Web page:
Did you know that skin cancer is the most common malignancy in the United States? According to The Skin Cancer Foundation, 1 in 5 Americans will develop this life-threatening disease by the age of 70. Therefore, due to its prevalence, more people are raising awareness about preventing melanoma.
In an attempt to help you achieve #YourHealthiestSkin throughout National Healthy Skin Month and beyond, our melanoma alternative treatment specialists here at New Hope Medical Center are placing the spotlight on cancer-prone areas that often escape notice.
Unexpected Skin Cancer Locations
Although melanoma usually occurs in the nose, arms, chest, and legs, it can also develop in the most unusual places. From your scalp to your pinky toe, here are the strange places you can get skin cancer:
- Under a nail
This “subungual melanoma” can develop under a fingernail or toenail. The thumb and big toe are the most common sites, but melanoma can appear under any nail.
In an overwhelming number of cases, skin cancer occurence in this inconspicuous spot is not a result of excessive sun exposure. However, a previous nail injury is a potential cause. Visit your dermatologist if dark lines or streaks under your nail emerges for no reason.
- Soles of the feet and in between toes
Skin cancer that affects the soles of the feet or the space in between the toes usually begins as a dark and unelevated patch. About 3 to 15 percent of melanomas occur on the foot. Also called acral lentiginous melanoma, this form of skin cancer is more common among people of color than light-skinned individuals.
- Palms of the hands and in between fingers
Skin cancer that affects the palm of the hands is a variant of acral lentiginous melanoma. It also affects more African-Americans and Asians than White people.
Excessive sun exposure is a leading cause of skin cancer on the eyelid. You have the option to remove the lump or lesion through surgery. In most cases, melanoma of the eyelid is not serious if diagnosed and treated early. The cancer begins most often in the basal cells in the upper layer of the skin (epidermis). A more severe form develops in the squamous cells, which are closer to the skin’s surface. The latter type of skin cancer is more aggressive, meaning it can grow much quicker and spread easily to neighboring tissues.
Consult your doctor if you have a persistent sore or bump on your head, as around 13 percent of all skin malignancies develop on the scalp. They are usually the less serious nonmelanoma skin cancers like squamous and basal cell carcinoma.
- Inside the ear
In the absence of treatment, neglected skin cancer on the outside of the ear (squamous or basal cell) can spread and invade the inside of the ear. This metastasis can impact the ear canal, the tiny bones in the middle ear, the hair-like nerves in the inner ear that send signals to the brain, as well as the temporal bone that encases it all.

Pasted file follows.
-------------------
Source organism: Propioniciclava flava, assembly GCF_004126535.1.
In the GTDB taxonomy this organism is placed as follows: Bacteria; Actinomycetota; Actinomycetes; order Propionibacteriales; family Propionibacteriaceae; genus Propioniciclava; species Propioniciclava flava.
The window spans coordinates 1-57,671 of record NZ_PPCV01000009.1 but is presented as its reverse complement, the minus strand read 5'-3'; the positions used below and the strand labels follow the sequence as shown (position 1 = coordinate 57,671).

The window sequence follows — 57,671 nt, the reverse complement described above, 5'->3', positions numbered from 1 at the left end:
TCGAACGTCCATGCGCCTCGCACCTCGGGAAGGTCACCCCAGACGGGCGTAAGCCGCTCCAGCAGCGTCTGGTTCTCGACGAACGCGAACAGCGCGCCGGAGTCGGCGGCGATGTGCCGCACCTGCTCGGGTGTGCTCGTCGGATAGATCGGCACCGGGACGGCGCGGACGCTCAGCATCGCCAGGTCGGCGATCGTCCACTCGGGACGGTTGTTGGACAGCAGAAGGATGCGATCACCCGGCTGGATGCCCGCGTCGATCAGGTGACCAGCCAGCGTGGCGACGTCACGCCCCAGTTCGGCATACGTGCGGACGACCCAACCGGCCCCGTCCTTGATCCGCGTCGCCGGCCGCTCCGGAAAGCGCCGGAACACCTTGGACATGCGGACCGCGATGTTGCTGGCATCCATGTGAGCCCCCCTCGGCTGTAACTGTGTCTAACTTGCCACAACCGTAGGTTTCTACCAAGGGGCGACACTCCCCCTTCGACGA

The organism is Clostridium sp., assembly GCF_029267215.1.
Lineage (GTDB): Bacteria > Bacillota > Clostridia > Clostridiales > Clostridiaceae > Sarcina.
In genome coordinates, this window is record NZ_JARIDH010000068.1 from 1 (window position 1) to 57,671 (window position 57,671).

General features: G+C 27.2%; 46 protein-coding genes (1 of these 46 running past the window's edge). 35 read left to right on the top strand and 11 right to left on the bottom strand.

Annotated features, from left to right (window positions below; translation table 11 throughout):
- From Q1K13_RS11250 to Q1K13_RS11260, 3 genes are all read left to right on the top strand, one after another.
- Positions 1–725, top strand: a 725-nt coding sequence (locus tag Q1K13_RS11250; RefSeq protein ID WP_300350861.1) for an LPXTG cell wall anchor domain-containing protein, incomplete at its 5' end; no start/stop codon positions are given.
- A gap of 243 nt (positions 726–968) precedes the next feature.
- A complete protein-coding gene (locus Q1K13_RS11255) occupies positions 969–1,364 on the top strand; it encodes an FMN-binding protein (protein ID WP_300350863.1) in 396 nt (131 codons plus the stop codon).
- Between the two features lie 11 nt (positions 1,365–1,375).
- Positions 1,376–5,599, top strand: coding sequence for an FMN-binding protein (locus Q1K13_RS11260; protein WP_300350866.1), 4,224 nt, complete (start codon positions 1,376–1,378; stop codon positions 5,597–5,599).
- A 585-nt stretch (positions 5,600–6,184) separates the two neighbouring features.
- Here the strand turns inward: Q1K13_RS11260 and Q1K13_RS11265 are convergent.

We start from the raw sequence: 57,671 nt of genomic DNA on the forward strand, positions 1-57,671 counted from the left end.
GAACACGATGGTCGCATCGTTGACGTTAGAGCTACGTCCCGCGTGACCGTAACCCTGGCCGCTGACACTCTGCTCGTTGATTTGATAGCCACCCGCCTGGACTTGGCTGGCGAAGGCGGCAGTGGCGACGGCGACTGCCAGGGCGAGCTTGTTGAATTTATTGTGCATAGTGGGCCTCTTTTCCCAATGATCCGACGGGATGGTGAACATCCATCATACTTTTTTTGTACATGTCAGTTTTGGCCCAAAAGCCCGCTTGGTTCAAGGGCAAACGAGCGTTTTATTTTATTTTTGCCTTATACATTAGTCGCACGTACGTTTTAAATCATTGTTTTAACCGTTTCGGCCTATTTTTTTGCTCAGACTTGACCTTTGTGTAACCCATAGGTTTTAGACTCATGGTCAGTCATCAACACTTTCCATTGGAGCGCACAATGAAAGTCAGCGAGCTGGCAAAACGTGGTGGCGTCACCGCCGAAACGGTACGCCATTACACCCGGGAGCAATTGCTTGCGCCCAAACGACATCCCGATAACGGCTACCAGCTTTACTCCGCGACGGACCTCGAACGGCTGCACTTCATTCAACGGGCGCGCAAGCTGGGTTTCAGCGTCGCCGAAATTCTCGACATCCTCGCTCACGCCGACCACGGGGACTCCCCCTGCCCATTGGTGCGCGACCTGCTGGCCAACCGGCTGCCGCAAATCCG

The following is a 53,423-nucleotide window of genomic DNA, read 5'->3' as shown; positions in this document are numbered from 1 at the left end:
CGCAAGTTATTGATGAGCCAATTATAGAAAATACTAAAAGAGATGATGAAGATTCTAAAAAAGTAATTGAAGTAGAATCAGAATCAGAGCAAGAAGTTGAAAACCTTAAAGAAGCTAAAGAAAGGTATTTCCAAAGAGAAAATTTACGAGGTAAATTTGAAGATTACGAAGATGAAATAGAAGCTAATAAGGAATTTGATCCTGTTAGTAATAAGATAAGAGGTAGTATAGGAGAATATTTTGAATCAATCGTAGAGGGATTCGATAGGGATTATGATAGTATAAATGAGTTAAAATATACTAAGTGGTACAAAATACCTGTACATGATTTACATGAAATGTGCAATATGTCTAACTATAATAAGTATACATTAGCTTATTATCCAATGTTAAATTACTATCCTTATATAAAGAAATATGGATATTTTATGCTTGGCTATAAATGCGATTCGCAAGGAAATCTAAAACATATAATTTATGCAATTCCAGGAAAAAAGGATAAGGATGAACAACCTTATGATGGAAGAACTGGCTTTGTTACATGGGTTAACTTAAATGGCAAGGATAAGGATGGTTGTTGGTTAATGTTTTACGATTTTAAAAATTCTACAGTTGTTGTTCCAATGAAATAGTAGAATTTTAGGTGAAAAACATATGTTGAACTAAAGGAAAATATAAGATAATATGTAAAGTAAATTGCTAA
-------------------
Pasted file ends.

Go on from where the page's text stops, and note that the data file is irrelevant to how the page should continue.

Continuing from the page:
Flat, hard, white patches called leukoplakia on the surface of the skin of the tongue, as well as a tingling sensation, loss of feeling, and a persistent lump or sore characterize squamous cell carcinoma of the tongue. The risk of developing this malignant disorder increases if you smoke or drink too much alcohol, and especially if you do both.
- Under tattoos
If you have tattoos and love showing them off in tank tops or shorts, then your poor skin is likely receiving too much sun. One misconception is that tattoos offer a layer of protection against the sun and its harmful rays. In truth, some ink colors, particularly white, can intensify the amount of sun damage you take. Tattoos can also conceal certain symptoms of skin cancer since you may not notice them under the artwork.
A word of advice: Never forget to apply sunscreen all over your body, especially on your tattoos. If the sun is beaming and you will be running errands for hours, choose clothing with ultraviolet protection factor or UPF 50.
Genital melanomas are not as uncommon as most people would think. The cause is not usually due to nude sunbathing, but rather cancer metastasizing or spreading from another part of the body. Therefore, if you notice something peculiar in your genital area, it is best to schedule a complete physical and medical examination with a dermatologist or oncologist.
In some cases, melanoma skin cancer can occur around and inside areas that the sun does not even reach, including the anus and in the gastrointestinal tract. The common symptoms include blood in the stool, pain when defecating, and changes in bowel movements, all of which are also symptoms of colorectal cancer.
Skin Cancer Prevention Tip #1: Know Your Risk
Consult your physician about any family history of skin cancer. Additional factors that raise your susceptibility to sun damage and melanoma include:
- Light skin, hair, or eyes
- Too many moles of varying shapes and sizes
- Prolonged hours in the sun
- Medication that makes the skin more sensitive to light
- Health issues or drugs that weaken the immune system
Skin Cancer Prevention Tip #2: Always Check Your Skin
Skin cancer is often curable, especially if you find it early and seek immediate medical care. Give your skin a thorough inspection once a month or so. Stand in front of a full-length mirror and examine your body for new or unusual growths, including any changes in old spots. Using a chair and a hand-held mirror can also help you assess the more intimate parts of your body. See a dermatologist once a year or whenever you notice something odd.
Skin Cancer Survivorship: Know Your Options
If you are looking for safe, less invasive, and comprehensive treatments for melanoma, choose New Hope Unlimited. Our team is a leading provider of skin cancer alternative treatments that target the root causes of disease without compromising the quality of life. If you wish to schedule a consultation, you may reach us at 480-666-1403. A healthier you awaits.